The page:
STEP TWO: TEAR UP AND CANCEL CREDIT CARDS UNLESS YOU CAN PAY OFF THE BALANCE EVERY MONTH BEFORE INTEREST ACCRUES. Watch out for some of these credit cards, too, that have you pay interest from the time of purchase. Forget about lower interest rates. Revolving credit cards are high-interest mini-loans. Make sure you get a 30-day ride, then write a check for the balance before the due date.



STEP THREE: ENROLL IN AN AUTOMATIC INVESTMENT FUND OFFERED BY MANY MUTUAL FUND COMPANIES AND DISCOUNT BROKERS. Deposit your paycheck in your bank account, and a set amount will be drafted automatically every month to your mutual fund account.



STEP FOUR: CHECK OUT YOUR COMPANY’S 401 (k) OR 403(b) RETIREMENT PLANS AND INVEST THE MAXIMUM AMOUNT YOUR PLAN PERMITS. A 40 l(k) is usually offered by companies; the 403(b) plans are sponsored by nonprofit employers. Financial planners say these plans can be an employee’s windfall. Some companies will match your contributions, and while your money is compounding, taxes are deferred, The typical match from employers is currently 3 percent, but Congress is hoping to bring that up to 4 percent with the tax law changes being hammered out in Washington.

The 401(k) is not the guaranteed path to Nirvana. The Pension Rights Center in Washington, D.C. warns that 401(k)s aren’t as secure as the old-fashioned defined benefit pension plans. They are not insured by the Pension Benefit Guarantee Corporation, a sort of FDIC for pension plans of old. All the more reason why you want to get smart about your 401 (k) and take care of yourself.

STEP FIVE: IF YOU’RE SELF-EMPLOYED, CHECK OUT SEPS AND KEOGHS. The Simplified Employee Retirement Plan, or SEP, and the Keogh plan are basically your own pension and profit-sharing plans. It’s a great way to defer taxes on 15 percent of your income; you can sock away as much as $30,000 annually. This is especially appealing for small business owners. The money will compound, accrue interest, and you won’t get the tax bill until you pull it out at age 59.5. There’s a penalty if you use the money before that age with some exceptions.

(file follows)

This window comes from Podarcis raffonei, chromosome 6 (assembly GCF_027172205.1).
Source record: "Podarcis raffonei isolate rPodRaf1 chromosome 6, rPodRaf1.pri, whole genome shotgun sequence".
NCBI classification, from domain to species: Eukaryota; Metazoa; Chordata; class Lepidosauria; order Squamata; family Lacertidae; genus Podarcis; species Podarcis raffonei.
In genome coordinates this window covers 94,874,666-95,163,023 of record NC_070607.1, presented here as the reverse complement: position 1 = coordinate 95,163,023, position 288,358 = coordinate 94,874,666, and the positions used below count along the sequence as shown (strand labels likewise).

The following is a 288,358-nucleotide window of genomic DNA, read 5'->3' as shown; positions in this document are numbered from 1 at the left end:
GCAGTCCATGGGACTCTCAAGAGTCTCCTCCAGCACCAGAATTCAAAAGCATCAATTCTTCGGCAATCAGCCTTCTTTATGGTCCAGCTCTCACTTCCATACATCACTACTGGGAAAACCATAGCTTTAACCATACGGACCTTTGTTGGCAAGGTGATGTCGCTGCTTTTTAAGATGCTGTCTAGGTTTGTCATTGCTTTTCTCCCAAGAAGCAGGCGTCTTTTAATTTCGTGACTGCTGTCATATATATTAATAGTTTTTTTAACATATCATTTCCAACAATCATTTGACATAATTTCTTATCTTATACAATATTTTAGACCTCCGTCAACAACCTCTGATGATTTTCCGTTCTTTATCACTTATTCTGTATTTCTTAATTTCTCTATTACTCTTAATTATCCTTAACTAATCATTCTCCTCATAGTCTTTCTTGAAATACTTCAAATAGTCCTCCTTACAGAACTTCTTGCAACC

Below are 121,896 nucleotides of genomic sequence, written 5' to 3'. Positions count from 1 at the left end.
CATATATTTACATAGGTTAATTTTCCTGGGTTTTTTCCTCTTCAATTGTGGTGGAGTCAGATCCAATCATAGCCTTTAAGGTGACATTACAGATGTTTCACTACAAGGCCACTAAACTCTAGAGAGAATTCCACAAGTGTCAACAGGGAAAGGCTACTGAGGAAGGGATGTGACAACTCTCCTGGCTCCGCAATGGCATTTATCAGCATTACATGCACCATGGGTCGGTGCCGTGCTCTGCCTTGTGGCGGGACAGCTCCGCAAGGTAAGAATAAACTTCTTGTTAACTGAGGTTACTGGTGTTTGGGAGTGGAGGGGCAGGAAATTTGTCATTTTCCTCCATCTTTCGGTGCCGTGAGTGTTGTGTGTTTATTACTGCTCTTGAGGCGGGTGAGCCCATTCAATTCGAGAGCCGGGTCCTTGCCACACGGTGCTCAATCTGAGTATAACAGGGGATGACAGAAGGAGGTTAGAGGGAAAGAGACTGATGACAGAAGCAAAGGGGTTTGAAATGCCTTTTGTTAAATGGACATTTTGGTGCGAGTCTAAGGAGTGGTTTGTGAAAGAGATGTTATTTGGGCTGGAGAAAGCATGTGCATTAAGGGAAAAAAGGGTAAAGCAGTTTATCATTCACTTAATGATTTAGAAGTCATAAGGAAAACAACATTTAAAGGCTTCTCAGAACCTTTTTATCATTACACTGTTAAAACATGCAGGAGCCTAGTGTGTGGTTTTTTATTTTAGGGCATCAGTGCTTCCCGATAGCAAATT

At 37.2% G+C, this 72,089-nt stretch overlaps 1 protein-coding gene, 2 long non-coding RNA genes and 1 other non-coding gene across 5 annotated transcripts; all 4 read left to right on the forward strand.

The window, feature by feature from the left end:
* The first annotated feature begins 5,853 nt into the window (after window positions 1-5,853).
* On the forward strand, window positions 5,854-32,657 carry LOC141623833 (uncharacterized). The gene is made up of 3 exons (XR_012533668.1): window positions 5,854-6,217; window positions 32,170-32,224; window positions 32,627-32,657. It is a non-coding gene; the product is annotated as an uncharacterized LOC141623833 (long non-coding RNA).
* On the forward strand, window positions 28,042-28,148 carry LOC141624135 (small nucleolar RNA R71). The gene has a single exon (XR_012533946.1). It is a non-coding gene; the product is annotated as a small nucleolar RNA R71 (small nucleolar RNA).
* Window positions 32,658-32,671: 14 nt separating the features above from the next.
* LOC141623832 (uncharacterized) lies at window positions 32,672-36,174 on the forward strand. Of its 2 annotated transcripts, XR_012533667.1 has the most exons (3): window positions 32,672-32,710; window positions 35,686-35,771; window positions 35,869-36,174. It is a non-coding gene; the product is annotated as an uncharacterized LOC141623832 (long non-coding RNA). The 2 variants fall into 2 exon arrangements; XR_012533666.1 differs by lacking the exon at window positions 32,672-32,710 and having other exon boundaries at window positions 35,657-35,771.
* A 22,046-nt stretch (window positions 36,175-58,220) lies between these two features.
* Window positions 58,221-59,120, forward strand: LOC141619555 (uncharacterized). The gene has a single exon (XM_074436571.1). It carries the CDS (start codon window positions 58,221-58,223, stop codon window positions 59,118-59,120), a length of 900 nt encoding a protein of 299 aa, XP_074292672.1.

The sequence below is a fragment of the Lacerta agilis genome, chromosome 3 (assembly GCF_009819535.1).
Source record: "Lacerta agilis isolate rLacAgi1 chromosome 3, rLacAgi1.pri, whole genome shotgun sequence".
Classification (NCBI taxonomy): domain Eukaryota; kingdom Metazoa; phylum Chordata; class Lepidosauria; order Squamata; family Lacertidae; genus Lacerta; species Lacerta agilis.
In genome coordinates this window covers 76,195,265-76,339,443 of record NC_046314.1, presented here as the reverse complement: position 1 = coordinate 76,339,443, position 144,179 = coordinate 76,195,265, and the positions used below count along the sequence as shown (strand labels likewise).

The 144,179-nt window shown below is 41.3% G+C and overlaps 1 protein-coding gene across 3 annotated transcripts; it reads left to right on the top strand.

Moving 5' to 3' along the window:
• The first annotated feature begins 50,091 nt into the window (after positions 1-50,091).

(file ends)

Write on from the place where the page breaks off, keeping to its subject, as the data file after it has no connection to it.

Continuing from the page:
Warning: What you do for yourself, you must do for your employees. Seek professional advice from a stockbroker or knowledgeable financial planner to set up and manage these plans for maximum return.



STEP SIX: INVEST IN IRAS. You can invest $2,000 maximum per year and deduct that from your income taxes if you or your spouse aren’t covered by another retirement plan or your income doesn’t top $40,000 to $50,000 married, filing jointly; $25,000 to $35,000 if you are single.

IRA contributions peaked in 1985 when American workers socked away $38.2 billion dollars. Then Congress put on the limits and by 1994, Americans contributed just $7.7 billion. According to the 1RS, less than 4 percent of wage-earners who were eligible took the IRA deduction in 1994. Congress is considering changes to increase the salary limits for IRA investments.



STEP SEVEN: SQUEEZE THAT IRA FOR ALL THE INCOME YOU CAN-INVEST IN STOCKS. No matter how much money you earn, it won’t be taxed until you take the money out at age 59.5. If you take it out early, or don’t take it out by age 70.5, you must pay penalties.

You can invest after-tax income in IRAs if you fill out form 8606 on your tax return. This tells the 1RS you’ve already paid taxes on the money you are investing-but as it grows, you won’t pay more taxes on the initial investment. For example, invest $2,000 you’ve already paid taxes on. If that investment yields $ 10,000, you will only pay tax on the profit, or $8,000. The $2,000 initial investment is excluded.



STEP EIGHT: KNOW WHERE THE MONEY GOES: IF YOU CAN’T DO IT YOURSELF, GET HELP. The first step in taking control of your finances, say financial experts, is to know where the money goes. That’s where a home accounting computer program such as Quicken Financial Suite can help. Time consuming, yes; but it makes tax preparation easier and you can categorize what you’ve spent for everything-“home repairs,” “clothing,” or “pet care.” It may surprise you.